UK VAT and NIC Increases Will Cut Jobs

May 28, 2010 Taxation in UK

ChangesRecent research indicates that the proposed increases to the UK’s Value Added Tax (VAT) rate would dampen consumer spending by GBP 3.6 billion, while lowering national employment by 163,000 over the same period.

On May 27th the British Retail Consortium (BRC) released a statement detailing the alleged future economic effects of the Government’s proposed 2.5 percent VAT rate increase. The BRC claims that the rate change would decrease the Government’s deficit by approximately GBP 11.3 billion within its first year, but at a cost of nearly 30 000 jobs lost throughout the country. Within four years, the figure would increase to 163 000 jobs lost across all employment sectors. Within a year of the rate change, consumer spending is also predicted to fall by approximately GBP 1.6 billion. The BRC also released estimates of the effect of different VAT rate rises. Under a 19 percent VAT rate, employment would fall by 99 000 jobs in four years, while a rate of 22.5 percent would cause the loss of 317 000 jobs.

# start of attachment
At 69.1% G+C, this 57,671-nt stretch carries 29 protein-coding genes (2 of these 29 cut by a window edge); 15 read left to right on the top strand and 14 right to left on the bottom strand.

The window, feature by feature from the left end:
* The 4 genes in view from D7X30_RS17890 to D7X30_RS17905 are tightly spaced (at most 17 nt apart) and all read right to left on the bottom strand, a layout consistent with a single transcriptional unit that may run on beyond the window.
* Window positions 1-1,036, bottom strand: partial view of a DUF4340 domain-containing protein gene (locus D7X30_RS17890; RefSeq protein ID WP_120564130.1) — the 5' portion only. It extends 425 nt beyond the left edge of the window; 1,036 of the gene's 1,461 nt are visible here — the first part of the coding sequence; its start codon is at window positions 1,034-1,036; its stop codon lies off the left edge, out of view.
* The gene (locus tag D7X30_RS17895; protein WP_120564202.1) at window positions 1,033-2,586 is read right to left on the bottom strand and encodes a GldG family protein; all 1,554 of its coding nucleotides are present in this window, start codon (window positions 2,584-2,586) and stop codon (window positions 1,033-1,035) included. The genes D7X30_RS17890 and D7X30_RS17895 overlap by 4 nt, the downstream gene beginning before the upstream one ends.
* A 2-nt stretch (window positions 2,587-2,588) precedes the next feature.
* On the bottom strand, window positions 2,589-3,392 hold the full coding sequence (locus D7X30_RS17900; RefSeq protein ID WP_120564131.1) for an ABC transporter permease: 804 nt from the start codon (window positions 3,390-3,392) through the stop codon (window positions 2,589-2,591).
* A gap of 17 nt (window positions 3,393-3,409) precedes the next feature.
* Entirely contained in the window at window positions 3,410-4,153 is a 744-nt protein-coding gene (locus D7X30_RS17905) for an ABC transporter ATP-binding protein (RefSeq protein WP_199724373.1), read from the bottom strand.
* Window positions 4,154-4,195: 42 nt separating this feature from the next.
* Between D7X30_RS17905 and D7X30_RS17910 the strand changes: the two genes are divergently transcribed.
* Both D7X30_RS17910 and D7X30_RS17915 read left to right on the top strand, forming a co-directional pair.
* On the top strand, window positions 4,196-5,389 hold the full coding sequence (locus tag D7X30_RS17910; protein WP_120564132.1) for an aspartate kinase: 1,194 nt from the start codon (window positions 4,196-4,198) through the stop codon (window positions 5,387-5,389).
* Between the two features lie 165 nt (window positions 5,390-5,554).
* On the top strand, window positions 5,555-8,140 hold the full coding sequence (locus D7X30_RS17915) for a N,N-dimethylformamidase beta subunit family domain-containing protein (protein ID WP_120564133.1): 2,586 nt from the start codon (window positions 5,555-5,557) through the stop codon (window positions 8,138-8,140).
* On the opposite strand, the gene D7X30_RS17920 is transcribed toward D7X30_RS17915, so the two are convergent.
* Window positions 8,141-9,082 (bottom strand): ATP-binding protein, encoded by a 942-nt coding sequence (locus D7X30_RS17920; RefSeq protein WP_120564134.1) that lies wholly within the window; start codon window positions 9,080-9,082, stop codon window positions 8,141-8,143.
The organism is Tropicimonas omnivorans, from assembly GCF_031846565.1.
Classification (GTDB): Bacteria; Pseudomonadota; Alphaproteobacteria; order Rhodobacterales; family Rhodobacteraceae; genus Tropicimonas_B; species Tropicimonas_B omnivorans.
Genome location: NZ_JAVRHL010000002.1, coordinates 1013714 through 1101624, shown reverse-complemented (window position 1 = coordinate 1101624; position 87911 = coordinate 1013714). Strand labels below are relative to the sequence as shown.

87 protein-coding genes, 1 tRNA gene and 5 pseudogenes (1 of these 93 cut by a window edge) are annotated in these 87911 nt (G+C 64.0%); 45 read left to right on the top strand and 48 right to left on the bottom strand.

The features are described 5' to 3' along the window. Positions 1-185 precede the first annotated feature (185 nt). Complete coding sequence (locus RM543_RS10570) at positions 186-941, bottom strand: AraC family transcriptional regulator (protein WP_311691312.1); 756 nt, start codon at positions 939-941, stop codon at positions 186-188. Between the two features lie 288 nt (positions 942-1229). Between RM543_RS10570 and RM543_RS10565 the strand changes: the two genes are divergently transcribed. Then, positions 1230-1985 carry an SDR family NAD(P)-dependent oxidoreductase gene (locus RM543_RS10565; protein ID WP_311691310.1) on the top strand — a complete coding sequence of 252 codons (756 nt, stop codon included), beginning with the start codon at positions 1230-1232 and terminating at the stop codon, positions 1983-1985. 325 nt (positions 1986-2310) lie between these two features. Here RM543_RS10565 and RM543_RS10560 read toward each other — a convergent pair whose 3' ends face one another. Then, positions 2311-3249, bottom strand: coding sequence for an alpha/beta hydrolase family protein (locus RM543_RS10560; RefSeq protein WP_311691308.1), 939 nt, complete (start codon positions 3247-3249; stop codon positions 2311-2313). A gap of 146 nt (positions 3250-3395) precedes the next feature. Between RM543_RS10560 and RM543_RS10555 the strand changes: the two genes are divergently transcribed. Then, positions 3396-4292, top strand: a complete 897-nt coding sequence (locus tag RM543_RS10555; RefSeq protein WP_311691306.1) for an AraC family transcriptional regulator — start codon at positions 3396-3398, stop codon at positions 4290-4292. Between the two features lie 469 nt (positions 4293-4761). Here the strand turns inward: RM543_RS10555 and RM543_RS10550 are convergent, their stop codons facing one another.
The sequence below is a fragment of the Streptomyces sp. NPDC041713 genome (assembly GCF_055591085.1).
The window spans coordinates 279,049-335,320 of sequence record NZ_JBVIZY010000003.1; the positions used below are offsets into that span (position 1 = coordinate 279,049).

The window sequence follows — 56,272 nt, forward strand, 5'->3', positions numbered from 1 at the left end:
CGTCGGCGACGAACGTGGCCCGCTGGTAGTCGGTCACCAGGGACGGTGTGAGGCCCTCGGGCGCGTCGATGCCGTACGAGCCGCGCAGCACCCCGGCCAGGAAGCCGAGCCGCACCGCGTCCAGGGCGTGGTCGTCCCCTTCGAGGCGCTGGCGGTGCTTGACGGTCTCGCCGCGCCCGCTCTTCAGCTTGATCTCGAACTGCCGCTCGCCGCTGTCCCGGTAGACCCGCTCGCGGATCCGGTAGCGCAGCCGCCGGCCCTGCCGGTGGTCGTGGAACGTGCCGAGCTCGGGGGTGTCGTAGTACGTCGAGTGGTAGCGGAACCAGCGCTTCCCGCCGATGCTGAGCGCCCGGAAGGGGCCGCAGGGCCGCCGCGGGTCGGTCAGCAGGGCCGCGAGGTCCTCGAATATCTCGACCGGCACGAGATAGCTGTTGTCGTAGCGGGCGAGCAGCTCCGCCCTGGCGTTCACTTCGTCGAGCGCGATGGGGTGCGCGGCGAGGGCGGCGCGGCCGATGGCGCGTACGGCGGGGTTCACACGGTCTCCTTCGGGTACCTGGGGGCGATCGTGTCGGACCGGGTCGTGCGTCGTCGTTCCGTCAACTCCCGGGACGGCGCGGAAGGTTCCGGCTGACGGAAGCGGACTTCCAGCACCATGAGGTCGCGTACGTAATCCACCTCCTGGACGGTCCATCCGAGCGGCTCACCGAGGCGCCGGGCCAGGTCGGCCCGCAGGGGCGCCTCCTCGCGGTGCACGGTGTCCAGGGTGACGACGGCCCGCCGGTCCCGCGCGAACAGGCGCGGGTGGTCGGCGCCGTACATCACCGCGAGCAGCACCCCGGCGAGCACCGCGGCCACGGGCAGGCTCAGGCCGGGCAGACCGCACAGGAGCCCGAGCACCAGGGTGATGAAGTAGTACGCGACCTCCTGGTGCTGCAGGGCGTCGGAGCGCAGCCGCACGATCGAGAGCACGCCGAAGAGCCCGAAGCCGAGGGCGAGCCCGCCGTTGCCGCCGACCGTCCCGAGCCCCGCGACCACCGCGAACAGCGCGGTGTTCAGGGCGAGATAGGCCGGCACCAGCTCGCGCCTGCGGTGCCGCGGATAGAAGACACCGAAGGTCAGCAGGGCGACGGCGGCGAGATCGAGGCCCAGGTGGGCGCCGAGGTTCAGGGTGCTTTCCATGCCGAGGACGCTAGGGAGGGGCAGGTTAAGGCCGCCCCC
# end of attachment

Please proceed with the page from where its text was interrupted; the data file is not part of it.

Additionally, the BRC statement addressed the possible effects of increases to the National Insurance Contribution (NIC) rate. The currently anticipated 1 percent rise to employee contributions and the 0.5 percent increase to employer payments will also have significantly negative effects on employment and public spending. Within four years of the rate change, employment will fall by 109 000 jobs and consumer spending would decrease by GBP 2.2 billion.

The BRC conceded that the current Government budget deficit is extensive and requires immediate attention, but warned of the dangers of relying on VAT and NIC hikes as a solution. Stephen Robertson, British Retail Consortium Director General, elaborated on the BRC’s views, saying,”…for the first time we have clear, independent evidence showing VAT and NI increases will have a deep and long-lasting impact on jobs and growth… business growth will get the country out of the hole it’s in, led by retail. The Government must now deliver a route to stability that supports companies and customers by avoiding damaging tax rises.”

Photo by Jonathan Baker Photography

Tags:  , ,